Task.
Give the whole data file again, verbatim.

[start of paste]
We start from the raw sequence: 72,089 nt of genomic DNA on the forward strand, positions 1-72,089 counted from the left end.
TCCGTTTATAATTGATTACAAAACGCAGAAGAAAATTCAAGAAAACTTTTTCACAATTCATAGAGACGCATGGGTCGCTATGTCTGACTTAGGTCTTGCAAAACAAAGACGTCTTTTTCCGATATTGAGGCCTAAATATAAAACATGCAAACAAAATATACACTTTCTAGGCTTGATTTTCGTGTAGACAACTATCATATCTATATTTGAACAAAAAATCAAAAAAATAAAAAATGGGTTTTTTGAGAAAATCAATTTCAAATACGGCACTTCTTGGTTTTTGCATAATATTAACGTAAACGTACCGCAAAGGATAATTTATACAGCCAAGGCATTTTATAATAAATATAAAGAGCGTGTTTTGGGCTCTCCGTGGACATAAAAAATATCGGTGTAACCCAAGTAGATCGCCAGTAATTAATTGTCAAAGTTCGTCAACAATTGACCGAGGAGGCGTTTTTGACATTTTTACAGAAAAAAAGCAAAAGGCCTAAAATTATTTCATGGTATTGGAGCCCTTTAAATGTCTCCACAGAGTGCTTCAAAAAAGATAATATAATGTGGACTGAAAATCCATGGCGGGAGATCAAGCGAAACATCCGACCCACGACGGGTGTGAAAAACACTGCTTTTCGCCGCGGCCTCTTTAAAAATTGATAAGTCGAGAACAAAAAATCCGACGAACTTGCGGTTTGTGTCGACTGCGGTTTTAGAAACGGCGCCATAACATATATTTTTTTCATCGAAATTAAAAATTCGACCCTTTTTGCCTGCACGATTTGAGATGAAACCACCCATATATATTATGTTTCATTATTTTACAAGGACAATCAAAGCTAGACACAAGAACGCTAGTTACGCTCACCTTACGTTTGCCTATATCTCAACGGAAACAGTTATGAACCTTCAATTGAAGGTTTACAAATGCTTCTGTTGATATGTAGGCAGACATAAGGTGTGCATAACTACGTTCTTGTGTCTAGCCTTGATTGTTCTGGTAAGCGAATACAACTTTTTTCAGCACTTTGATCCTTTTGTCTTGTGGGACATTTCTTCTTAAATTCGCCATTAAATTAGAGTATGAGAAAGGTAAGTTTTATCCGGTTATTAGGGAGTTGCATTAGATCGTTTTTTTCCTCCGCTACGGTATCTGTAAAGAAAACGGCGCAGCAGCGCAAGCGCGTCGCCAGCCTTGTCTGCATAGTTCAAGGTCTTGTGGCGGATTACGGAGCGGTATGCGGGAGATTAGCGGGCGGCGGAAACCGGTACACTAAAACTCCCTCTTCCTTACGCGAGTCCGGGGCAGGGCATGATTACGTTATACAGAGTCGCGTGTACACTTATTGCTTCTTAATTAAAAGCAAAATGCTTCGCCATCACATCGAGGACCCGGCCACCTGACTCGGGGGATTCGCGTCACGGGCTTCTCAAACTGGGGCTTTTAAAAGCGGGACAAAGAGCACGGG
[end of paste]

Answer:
We start from the raw sequence: 72,089 nt of genomic DNA on the forward strand, positions 1-72,089 counted from the left end.
TCCGTTTATAATTGATTACAAAACGCAGAAGAAAATTCAAGAAAACTTTTTCACAATTCATAGAGACGCATGGGTCGCTATGTCTGACTTAGGTCTTGCAAAACAAAGACGTCTTTTTCCGATATTGAGGCCTAAATATAAAACATGCAAACAAAATATACACTTTCTAGGCTTGATTTTCGTGTAGACAACTATCATATCTATATTTGAACAAAAAATCAAAAAAATAAAAAATGGGTTTTTTGAGAAAATCAATTTCAAATACGGCACTTCTTGGTTTTTGCATAATATTAACGTAAACGTACCGCAAAGGATAATTTATACAGCCAAGGCATTTTATAATAAATATAAAGAGCGTGTTTTGGGCTCTCCGTGGACATAAAAAATATCGGTGTAACCCAAGTAGATCGCCAGTAATTAATTGTCAAAGTTCGTCAACAATTGACCGAGGAGGCGTTTTTGACATTTTTACAGAAAAAAAGCAAAAGGCCTAAAATTATTTCATGGTATTGGAGCCCTTTAAATGTCTCCACAGAGTGCTTCAAAAAAGATAATATAATGTGGACTGAAAATCCATGGCGGGAGATCAAGCGAAACATCCGACCCACGACGGGTGTGAAAAACACTGCTTTTCGCCGCGGCCTCTTTAAAAATTGATAAGTCGAGAACAAAAAATCCGACGAACTTGCGGTTTGTGTCGACTGCGGTTTTAGAAACGGCGCCATAACATATATTTTTTTCATCGAAATTAAAAATTCGACCCTTTTTGCCTGCACGATTTGAGATGAAACCACCCATATATATTATGTTTCATTATTTTACAAGGACAATCAAAGCTAGACACAAGAACGCTAGTTACGCTCACCTTACGTTTGCCTATATCTCAACGGAAACAGTTATGAACCTTCAATTGAAGGTTTACAAATGCTTCTGTTGATATGTAGGCAGACATAAGGTGTGCATAACTACGTTCTTGTGTCTAGCCTTGATTGTTCTGGTAAGCGAATACAACTTTTTTCAGCACTTTGATCCTTTTGTCTTGTGGGACATTTCTTCTTAAATTCGCCATTAAATTAGAGTATGAGAAAGGTAAGTTTTATCCGGTTATTAGGGAGTTGCATTAGATCGTTTTTTTCCTCCGCTACGGTATCTGTAAAGAAAACGGCGCAGCAGCGCAAGCGCGTCGCCAGCCTTGTCTGCATAGTTCAAGGTCTTGTGGCGGATTACGGAGCGGTATGCGGGAGATTAGCGGGCGGCGGAAACCGGTACACTAAAACTCCCTCTTCCTTACGCGAGTCCGGGGCAGGGCATGATTACGTTATACAGAGTCGCGTGTACACTTATTGCTTCTTAATTAAAAGCAAAATGCTTCGCCATCACATCGAGGACCCGGCCACCTGACTCGGGGGATTCGCGTCACGGGCTTCTCAAACTGGGGCTTTTAAAAGCGGGACAAAGAGCACGGG